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lono

What I am reading

the weird and highly subjective way I see it

Currently reading

Der Utopische Staat
Klaus Joachim Heinisch, Tommaso Campanella, Thomas More
Progress: 102/292 pages
Moby-Dick in Pictures: One Drawing for Every Page
Matt Kish
Progress: 400/570 pages
Fifty Egg Timer Short Stories
Richard Bunning

A true review of A true Novel

A True Novel - Juliet Winters Carpenter, Minae Mizumura

This is a long and extremely fascinating book and it was a somehow intense read, so brace yourselves, this is going to be a long review – because A true Novel deserves nothing less.

 

I want to start off by saying, that it would not do A true Novel justice to simply compare it with Brontës Wuthering Heights, because Mizumuras novel is so much more. In every way possible. There are so many layers, different perspectives to the story told (while each one really adds enriching details), different narrators and you get to experience the protagonists at various ages and stages in their lives. (And did I mention that the characters in A true Novel are actually likeable, unlike the array of depraved assholes Brontë is providing us with?)

 

This edition comes as a very nice looking two-volume set, although quality-wise it is not that thrilling - pretty bad binding (handle with care, guys, seriously) and oddly enough, the cover picture started to peel off on both of my volumes (it is somehow printed on a thin film which is – for some reason – not really sticking to the actual binding). Also, the paper is pretty shiny, which is very nice to look at and to touch, but it is annoying as hell if you try to read it due to the heavy shininess and reflections.

But I like the fact, that here and there some photographs of the locations are thrown into (after all, it is called A true Novel, isn’t it).

 

With the exception of the last ten pages, the whole of Volume I serves as exposition. Probably a third of it is just the prologue, in which it is explained, why the book got written in the first place (still, good writing, I really enjoyed reading it). The rest of it contains the excessive family background of pretty much everyone, partly going back up to three generations (maybe this detailedness in ancestry is a Japanese thing? I don’t know), again it was interesting to read, also thanks to the rich historical details about the social life in Japan during the war and post-war era of the 20th century.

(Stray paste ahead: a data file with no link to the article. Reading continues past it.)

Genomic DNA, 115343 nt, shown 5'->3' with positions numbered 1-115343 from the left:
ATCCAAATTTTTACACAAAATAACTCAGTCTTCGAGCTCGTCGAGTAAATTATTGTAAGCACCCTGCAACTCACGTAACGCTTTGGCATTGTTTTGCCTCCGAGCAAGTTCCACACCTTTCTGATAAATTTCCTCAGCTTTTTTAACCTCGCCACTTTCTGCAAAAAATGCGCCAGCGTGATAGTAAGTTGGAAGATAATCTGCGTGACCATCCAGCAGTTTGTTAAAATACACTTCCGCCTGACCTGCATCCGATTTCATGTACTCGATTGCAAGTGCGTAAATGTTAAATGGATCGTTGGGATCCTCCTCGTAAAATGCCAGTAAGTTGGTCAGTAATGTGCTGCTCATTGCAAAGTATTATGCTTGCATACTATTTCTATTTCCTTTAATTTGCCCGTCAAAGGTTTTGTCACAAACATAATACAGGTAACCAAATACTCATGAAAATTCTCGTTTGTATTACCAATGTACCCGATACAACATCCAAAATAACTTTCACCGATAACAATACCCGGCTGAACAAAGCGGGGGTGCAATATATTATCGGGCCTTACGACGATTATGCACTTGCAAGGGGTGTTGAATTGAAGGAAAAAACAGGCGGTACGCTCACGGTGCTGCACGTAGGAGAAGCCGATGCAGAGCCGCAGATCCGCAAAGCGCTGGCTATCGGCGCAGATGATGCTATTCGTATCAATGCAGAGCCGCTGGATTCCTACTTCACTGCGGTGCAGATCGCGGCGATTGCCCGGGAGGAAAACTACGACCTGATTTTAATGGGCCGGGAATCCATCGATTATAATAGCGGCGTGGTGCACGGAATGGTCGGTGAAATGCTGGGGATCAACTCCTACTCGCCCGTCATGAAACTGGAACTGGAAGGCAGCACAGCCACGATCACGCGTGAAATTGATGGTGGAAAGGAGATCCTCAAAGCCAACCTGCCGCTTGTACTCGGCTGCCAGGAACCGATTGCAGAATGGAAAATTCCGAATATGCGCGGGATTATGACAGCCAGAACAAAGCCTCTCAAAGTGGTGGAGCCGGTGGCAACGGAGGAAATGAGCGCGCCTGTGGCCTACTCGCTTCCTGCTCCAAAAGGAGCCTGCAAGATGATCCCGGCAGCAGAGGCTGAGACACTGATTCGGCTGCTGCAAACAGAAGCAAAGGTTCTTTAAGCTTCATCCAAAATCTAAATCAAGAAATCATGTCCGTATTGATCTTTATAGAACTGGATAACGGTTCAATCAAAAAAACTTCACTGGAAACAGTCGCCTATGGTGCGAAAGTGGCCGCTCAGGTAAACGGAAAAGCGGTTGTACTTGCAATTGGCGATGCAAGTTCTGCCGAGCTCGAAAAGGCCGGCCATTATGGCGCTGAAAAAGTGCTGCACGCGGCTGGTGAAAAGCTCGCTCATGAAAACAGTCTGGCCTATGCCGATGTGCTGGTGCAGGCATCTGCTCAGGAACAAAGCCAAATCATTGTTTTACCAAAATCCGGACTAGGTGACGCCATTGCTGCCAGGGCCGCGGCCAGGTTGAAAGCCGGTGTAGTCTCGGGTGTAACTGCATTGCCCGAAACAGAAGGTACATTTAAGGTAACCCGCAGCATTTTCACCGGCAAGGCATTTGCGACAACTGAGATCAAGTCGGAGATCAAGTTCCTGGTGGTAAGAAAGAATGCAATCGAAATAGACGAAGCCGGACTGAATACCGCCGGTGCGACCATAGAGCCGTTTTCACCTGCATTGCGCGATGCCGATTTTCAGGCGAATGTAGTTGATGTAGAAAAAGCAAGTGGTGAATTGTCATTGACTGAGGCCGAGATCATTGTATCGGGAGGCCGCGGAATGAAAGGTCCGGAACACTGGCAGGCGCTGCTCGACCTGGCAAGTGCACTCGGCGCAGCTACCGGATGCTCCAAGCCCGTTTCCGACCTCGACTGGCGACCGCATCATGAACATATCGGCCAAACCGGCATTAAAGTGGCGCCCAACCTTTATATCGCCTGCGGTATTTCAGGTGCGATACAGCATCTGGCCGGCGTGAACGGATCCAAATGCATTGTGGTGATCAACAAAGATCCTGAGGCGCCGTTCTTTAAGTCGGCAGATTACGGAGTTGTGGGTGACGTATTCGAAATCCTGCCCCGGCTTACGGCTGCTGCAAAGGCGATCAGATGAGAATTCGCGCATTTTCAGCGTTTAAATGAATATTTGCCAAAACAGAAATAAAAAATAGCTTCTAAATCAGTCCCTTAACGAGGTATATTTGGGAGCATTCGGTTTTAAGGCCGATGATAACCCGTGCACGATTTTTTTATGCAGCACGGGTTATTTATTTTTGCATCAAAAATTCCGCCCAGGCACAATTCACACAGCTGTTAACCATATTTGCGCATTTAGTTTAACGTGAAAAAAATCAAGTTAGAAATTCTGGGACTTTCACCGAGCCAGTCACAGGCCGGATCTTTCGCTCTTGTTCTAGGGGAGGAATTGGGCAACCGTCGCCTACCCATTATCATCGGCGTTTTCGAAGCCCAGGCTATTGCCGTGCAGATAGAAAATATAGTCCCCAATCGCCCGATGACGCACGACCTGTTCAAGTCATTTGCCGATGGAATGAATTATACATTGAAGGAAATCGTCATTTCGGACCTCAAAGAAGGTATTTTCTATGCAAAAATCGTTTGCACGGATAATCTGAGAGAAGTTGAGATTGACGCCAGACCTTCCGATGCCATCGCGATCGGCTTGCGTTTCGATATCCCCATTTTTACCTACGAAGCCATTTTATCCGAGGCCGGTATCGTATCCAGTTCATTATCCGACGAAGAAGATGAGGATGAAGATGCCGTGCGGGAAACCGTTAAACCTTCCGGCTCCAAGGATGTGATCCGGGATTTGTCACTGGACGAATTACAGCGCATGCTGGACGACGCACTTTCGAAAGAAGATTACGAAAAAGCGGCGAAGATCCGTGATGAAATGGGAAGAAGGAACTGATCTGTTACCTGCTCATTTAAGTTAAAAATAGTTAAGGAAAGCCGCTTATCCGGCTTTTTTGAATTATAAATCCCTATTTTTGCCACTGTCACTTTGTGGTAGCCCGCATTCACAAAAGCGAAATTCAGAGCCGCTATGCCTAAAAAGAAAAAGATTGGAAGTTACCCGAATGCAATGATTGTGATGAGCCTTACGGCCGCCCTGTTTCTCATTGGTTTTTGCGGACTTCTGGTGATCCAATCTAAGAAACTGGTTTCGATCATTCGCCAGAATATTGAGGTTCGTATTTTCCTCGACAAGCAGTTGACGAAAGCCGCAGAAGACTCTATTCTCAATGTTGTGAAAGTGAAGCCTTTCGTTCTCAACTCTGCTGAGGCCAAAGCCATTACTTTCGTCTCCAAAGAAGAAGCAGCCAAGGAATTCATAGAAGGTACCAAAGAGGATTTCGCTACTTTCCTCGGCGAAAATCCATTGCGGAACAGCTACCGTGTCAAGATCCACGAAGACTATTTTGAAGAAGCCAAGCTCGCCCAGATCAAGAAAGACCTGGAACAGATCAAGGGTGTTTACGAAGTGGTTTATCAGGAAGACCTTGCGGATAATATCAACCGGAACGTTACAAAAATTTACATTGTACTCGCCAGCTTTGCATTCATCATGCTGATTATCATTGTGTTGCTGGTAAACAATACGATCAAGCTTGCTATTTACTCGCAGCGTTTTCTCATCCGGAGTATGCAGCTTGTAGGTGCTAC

In general I easily get bored reading about any family history, but not in this case. I could have gone on a couple of hundred pages more! I cannot judge the original text, but the translation is excellent and although I initially confused the families similar surnames, I still cared about the characters (whom I learned to distinguish by their first names). Anyways, after 430 pages of background information, the „actual“ plot starts, which brings us to the second volume.

 

And believe me, I was binge reading this one, having to actually force myself to stop and to go to sleep one time. Volume II focuses on the relationship between Taro and Yoko and this is where all the pretty things from Volume I are going to hell. The depiction of their relationship is simply great, as well as the dynamic between the triangle Yoko - Masayuki - Taro.

 

Beside the simple, yet still elegant way of writing and storytelling, I loved how Mizumura constantly threw some changes into the story. The characters develop naturally as they age, and you also get to experience the generation gap due to the shifting mindsets as time moves on.

 

As to the length of A true Novel. Yes, almost 900 pages is a lot, but I also think it is necessary to evoke a certain effect and to achieve the attachment to the characters. You spent so much time with Fumiko, Taro, the three Saegusa sisters, Yoko, Yusuke and even the alter ego of Mizumura that you just cannot help but starting to care for them. With the aging of the once young Saegusa sisters and the growing up of Yoko and Taro, every time Fumiko is visiting them during their summer vacation, it felt like I am visiting some old friends myself. But perhaps it was not only the book’s story itself that fascinated me, but also the tiny peek into Japanese culture that you get from reading it.

 

As a bottom line I would say that you definitely need to be committed when reading A true Novel, but it is rewarding beyond anything!